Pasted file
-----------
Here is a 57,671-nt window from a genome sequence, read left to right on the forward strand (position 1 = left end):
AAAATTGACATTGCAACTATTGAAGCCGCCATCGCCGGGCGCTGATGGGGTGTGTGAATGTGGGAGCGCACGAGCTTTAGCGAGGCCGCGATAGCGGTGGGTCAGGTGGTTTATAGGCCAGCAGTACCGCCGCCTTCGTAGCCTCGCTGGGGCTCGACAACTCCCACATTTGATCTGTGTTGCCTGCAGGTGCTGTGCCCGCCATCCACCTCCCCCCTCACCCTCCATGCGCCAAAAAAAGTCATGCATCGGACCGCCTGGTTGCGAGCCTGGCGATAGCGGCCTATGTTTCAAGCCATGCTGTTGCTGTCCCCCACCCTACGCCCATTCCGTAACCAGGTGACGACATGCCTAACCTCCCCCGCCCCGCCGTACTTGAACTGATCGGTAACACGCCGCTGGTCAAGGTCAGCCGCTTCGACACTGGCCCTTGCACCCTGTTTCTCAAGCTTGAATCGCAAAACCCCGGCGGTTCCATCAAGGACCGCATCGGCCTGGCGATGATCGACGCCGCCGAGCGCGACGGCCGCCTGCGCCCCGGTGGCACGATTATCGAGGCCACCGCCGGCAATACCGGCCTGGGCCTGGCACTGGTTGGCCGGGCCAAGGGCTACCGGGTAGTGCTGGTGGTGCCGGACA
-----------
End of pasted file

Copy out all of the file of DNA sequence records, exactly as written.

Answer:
Here is a 57,671-nt window from a genome sequence, read left to right on the forward strand (position 1 = left end):
AAAATTGACATTGCAACTATTGAAGCCGCCATCGCCGGGCGCTGATGGGGTGTGTGAATGTGGGAGCGCACGAGCTTTAGCGAGGCCGCGATAGCGGTGGGTCAGGTGGTTTATAGGCCAGCAGTACCGCCGCCTTCGTAGCCTCGCTGGGGCTCGACAACTCCCACATTTGATCTGTGTTGCCTGCAGGTGCTGTGCCCGCCATCCACCTCCCCCCTCACCCTCCATGCGCCAAAAAAAGTCATGCATCGGACCGCCTGGTTGCGAGCCTGGCGATAGCGGCCTATGTTTCAAGCCATGCTGTTGCTGTCCCCCACCCTACGCCCATTCCGTAACCAGGTGACGACATGCCTAACCTCCCCCGCCCCGCCGTACTTGAACTGATCGGTAACACGCCGCTGGTCAAGGTCAGCCGCTTCGACACTGGCCCTTGCACCCTGTTTCTCAAGCTTGAATCGCAAAACCCCGGCGGTTCCATCAAGGACCGCATCGGCCTGGCGATGATCGACGCCGCCGAGCGCGACGGCCGCCTGCGCCCCGGTGGCACGATTATCGAGGCCACCGCCGGCAATACCGGCCTGGGCCTGGCACTGGTTGGCCGGGCCAAGGGCTACCGGGTAGTGCTGGTGGTGCCGGACA